The Fed is weighing the timing of interest-rate increases as other central banks add to stimulus to bolster their economies. The Bank of Japan today raised its annual target for enlarging the monetary base to 80 trillion yen ($723 billion), up from 60 trillion to 70 trillion, sending the yen to a six-year low against the dollar. Gold yesterday erased the year’s advance after U.S. gross domestic product beat estimates.
“Japan basically pushed gold over the edge as it triggered a major risk-on move,” Ole Hansen, head of commodity strategy at Saxo Bank A/S in Copenhagen, said by e-mail today. Japanese stimulus, the Fed decision to stop bond buying and dollar strength have “been more than the market could cope with this week,” he said.
Gold futures for December delivery fell 2.3 percent to $1,171.60 an ounce at 1:50 p.m. on the Comex in New York, after touching $1,160.50, the lowest for a most-active contract since July 2010. Silver futures for the same delivery month dropped as much as 4.8 percent to $15.635, the lowest since February 2010.
Gold dropped 4.9 percent this week, the most since September 2013. The metal also declined 3.3 percent in October to post consecutive monthly losses for the first time this year. Prices have lost 2.6 percent in 2014.
Gold rose 70 percent from December 2008 to June 2011 as the Fed bought debt and held borrowing costs near zero percent. Prices slumped 28 percent last year, the most in three decades, on expectation that the central bank would scale back its bond-buying program that was put in place to fuel growth while failing to stoke inflation.
The U.S. central bank, which has held its key rate at zero to 0.25 percent since 2008, this week cited an improving job market in deciding to end bond buying, while maintaining a commitment to keep rates low for a considerable time. It also said inflation is running below its 2 percent target.
“Precious metals cratered, hit by a double-whammy of the rather hawkish Fed policy statement, coupled with a stronger-than-expected U.S. GDP report,” Edward Meir, an analyst at INTL FCStone Inc., wrote in a note. “Gold is again confronting the specter of a stronger dollar, rising equity prices and tame inflation, a trifecta that does not bode well for price prospects going into 2015.”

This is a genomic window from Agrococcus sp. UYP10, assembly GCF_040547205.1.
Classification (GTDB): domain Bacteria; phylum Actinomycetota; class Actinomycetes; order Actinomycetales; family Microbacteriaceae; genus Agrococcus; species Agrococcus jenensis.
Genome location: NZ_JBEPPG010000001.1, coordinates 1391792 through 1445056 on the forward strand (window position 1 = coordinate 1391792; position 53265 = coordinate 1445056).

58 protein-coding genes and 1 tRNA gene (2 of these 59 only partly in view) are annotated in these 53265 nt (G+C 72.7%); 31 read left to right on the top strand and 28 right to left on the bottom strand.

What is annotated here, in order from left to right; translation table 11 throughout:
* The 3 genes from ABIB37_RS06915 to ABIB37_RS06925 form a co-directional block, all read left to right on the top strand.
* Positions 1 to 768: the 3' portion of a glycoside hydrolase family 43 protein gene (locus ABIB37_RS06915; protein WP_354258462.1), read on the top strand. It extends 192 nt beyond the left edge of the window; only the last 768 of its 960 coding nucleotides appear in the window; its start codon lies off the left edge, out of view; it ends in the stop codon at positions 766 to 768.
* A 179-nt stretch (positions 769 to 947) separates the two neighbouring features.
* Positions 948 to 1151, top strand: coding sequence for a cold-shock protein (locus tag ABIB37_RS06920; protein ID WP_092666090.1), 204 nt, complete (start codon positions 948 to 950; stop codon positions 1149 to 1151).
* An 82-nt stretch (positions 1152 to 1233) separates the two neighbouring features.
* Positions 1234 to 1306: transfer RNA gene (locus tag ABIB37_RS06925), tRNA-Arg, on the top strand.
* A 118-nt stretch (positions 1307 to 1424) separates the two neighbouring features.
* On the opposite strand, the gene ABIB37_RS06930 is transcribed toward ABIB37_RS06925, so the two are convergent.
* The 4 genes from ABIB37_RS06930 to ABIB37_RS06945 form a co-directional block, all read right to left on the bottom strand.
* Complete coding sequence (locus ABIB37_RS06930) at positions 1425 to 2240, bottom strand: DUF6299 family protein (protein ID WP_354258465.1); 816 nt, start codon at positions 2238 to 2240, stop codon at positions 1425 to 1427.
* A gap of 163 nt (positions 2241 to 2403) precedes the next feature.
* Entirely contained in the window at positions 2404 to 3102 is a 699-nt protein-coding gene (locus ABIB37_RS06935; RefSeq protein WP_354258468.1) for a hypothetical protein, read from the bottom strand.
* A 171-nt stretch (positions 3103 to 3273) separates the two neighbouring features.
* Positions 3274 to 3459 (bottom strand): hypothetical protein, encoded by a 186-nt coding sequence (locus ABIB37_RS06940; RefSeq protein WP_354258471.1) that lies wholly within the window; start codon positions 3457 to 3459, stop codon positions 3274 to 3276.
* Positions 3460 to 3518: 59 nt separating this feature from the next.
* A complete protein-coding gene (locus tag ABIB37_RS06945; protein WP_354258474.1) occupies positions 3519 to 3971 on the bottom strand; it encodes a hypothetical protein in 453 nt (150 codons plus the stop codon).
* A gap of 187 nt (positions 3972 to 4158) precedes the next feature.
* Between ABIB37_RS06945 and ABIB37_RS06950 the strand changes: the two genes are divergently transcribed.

Gold for immediate delivery in London tumbled 2.3 percent to $1,171.41, according to Bloomberg generic pricing. The precious metal earlier touched $1,161.35, the lowest since July 2010. Silver slid as much as 4.3 percent to $15.7908, the lowest since February 2010.
On the New York Mercantile Exchange, palladium futures for delivery in December rose 1.4 percent to $791.80 an ounce, advancing for the 10th time in 11 sessions. Prices are up 10 percent this year.
Platinum futures for January delivery declined 0.9 percent to $1,235.20 an ounce, extending the week’s drop to 1.3 percent. The metal is down 10 percent this year.
Concern that gold demand may falter in the world’s largest users also hurt prices. China asked investigators to probe a sevenfold surge in September’s precious-metals exports. In India, the biggest consumer after China, imports are set to drop in October after a more than fourfold jump last month.
The collapse of oil prices into a bear market amid rising global supplies has also cut inflation concerns. The chances of bullion dropping to $1,000 are increasing as cheaper energy “means lower inflation and adds to the bearish gold story,” said Michael Haigh, head of commodities research at Societe Generale SA, who correctly forecast the metal’s 2013 rout.
The bank isn’t alone in predicting more losses for gold, which is Morgan Stanley’s least preferred metal. Jeffrey Currie, Goldman Sachs Group Inc.’s head of commodities research who also correctly forecast 2013’s slump, said last month that the worst isn’t over yet for gold. He expects prices to drop to $1,050 by the end of year.
Holdings in the SPDR Gold Trust shrank for a third day to 741.2 tons yesterday, the least since October 2008. The Bloomberg Dollar Spot Index, a gauge against 10 major trading partners, rose today to the highest since 2009.
“People are generally looking at the direction of the dollar,” said Wallace Ng, a Shanghai-based trader at Gemsha Metals Co. “A higher dollar depresses prices, and sentiment in the gold market was already weak because of the Fed.”
(An earlier version of this story was corrected to reflect the right amount of the scope of BoJ expansion in second paragraph.)
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